Roundup: Chinese Americans Donate to Knox COVID Relief; Kincannon Asks for Federal Aid
East TN Chinese community raises money to aid COVID-19 response fund
A group of Chinese and Chinese Americans living in East Tennessee or with connections to the region say they’ve added more than $10,000 to an emergency response fund.
A press release from East Tennessee Chinese/Chinese American Care (ETCCAC) says its members donated $10,525 within a 24-hour period. The money goes into the Knox County COVID-19 Response Fund, which was established by United Way of Greater Knoxville, Alliance for Better Nonprofits and the East Tennessee Foundation.
“We are blown away by their compassion, determination and generosity,” United Way of Greater Knoxville posted on its Facebook page.
“Three days ago, we were a group of seven, not sure how to help Knoxville,” ETCCAC co-founder Qi Sun said. “Now we are a group of 180 volunteers…committed to following the city’s guidance to do everything we can to help.”
ETCCAC says it’s now working on donating personal protective equipment to medical professionals, first responders and others.
UT confirms first case of COVID-19
A University of Tennessee staffer tested positive for the novel coronavirus, the university said Sunday.
The staffer was on campus as recently as March 16. UT Knoxville says it’s working with local health authorities to notify anyone the staffer may have come in close contact with. The university’s Facilities Services staff is also deep-cleaning areas where the staffer works.
The university declined to release information about the staffer, or the department or building where they work. The staffer is at home, recovering in self-isolation.
No plan in place yet for uninsured COVID-19 patients
TennCare officials and the governor’s office say they’re working with federal officials to come up with a way to aid uninsured Tennesseans who need hospitalization for COVID-19. But no plan is in place today, according to the Tennessean.
Gov. Lee said Friday he was considering using TennCare funds to pay for treatments necessary in serious COVID-19 cases, for patients who have no health insurance but don’t qualify for Medicaid. Lee said his office was trying to get guidance from the federal Centers for Medicaid and Medicare Services (CMS) before submitting a proposal.
Earlier this month, large private health insurers agreed to waive co-pay and deductibles for COVID-19 tests. But an insurance industry group also said out-of-pocket costs for treatment, such as hospitalization, would not be waived. So in some cases, even those with private health insurance could face steep costs if they have COVID cases serious enough to require extensive medical treatment.
Executive order means statewide changes for restaurants, bars, gyms
Margaritas can now be purchased to-go and fitness classes could be held remotely, under an executive order from Gov. Bill Lee. Lee initially wanted to leave decisions, such as social distancing, up to individuals. He was also concerned about not making the economic fallout for restaurants and bars worse. But citing the public health need, Lee issued the executive order. It went into effect at midnight and lasts until April 6.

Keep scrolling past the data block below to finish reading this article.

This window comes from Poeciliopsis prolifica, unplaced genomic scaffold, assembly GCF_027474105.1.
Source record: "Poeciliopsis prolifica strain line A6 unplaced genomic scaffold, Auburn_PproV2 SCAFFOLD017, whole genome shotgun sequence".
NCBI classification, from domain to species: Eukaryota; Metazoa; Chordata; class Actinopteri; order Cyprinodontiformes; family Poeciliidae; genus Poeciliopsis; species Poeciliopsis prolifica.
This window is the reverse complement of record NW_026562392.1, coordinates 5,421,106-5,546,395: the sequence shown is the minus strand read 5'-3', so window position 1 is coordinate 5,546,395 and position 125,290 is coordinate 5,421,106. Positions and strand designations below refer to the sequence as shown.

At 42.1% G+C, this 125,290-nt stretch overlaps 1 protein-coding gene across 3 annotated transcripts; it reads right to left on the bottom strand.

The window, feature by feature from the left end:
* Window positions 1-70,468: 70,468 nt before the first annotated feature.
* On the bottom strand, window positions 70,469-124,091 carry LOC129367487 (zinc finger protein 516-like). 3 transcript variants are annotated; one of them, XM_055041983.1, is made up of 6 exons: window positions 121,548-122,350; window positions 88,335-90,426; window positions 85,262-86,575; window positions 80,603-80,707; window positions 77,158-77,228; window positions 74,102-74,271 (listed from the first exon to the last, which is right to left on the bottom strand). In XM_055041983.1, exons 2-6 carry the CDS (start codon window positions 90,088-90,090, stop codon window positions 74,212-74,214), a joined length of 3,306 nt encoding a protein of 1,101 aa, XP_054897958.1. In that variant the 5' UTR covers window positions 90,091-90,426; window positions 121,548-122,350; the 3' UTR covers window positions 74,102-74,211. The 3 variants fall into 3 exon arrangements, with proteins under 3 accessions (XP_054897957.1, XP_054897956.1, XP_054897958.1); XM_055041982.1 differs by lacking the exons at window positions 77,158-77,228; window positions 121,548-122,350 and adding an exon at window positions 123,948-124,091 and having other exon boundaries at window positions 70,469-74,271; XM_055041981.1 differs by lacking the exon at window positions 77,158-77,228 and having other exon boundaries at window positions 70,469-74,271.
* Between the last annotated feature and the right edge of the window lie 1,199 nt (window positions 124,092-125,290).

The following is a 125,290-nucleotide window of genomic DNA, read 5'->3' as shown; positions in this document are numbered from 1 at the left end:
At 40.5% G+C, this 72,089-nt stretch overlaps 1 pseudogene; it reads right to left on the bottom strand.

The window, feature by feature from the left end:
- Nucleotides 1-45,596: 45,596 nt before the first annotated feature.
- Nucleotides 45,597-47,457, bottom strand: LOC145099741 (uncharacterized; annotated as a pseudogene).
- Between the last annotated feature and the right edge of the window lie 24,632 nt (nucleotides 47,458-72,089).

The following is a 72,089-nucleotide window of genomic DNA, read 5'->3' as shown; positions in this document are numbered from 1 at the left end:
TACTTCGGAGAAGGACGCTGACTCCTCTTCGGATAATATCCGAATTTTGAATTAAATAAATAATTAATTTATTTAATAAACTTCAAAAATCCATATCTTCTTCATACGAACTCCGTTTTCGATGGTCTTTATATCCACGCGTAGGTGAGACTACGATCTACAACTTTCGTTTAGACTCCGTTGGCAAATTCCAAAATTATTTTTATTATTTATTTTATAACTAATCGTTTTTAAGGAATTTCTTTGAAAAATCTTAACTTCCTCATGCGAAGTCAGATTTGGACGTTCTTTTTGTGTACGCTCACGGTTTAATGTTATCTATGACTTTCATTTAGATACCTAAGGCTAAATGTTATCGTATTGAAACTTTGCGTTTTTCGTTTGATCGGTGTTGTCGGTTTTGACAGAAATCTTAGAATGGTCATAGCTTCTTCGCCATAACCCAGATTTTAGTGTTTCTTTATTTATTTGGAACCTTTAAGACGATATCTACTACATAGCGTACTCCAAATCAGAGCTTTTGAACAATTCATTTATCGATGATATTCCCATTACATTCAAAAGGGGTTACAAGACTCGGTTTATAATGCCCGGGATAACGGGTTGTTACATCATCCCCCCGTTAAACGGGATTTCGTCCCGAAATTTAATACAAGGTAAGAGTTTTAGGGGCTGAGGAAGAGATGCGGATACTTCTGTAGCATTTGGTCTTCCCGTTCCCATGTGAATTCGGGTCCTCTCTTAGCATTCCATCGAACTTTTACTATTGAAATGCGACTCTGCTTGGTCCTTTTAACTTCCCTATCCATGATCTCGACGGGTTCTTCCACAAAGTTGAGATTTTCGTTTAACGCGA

Restaurants have closed indoor seating, and are operating only through drive-through, delivery and takeout services. To-go alcoholic beverages are available to of-age customers with a food order. Bars are closed. The order closes gyms, but says gym operators should find ways to continue their work via video streaming.
Lee’s order largely mirrors those already issued by local governments in Tennessee, including Knoxville and Knox County.
The order makes a point of saying Tennesseans are not required to stay home. At least nine states have issued stay-home requirements. Lee said he didn’t want to keep people from making necessary trips, such as to grocery stores or pharmacies. None of the stay-home orders issued so far rule out essential trips.
Kincannon joins other mayors to ask for $250B package for cities
Knoxville Mayor Indya Kincannon says she is among more than 300 mayors across the United States who are asking the federal government for $250 billion to fight COVID-19, keep city services running and aid families suffering economic effects.
The bipartisan coalition includes mayors from 48 states and the District of Columbia. The group says it wants the money to pay for localized programs to battle the spread of the highly contagious virus and handle the economic blow dealt to many low-wage workers who have been idled or let go as consumer traffic plummets.
“Cities are the economic engines of the nation and home to the workers who make those engines run. The result of the growing pandemic is that most of these engines, which account for 91 percent of U.S. Gross Domestic Product and wage income, have slowed, and many have stopped,” a letter from the United States Conference of Mayors said. It is addressed to House Speaker Nancy Pelosi, House Minority Leader Kevin McCarthy, Senator Majority Leader Mitch McConnell and Senate Minority Leader Chuck Schumer.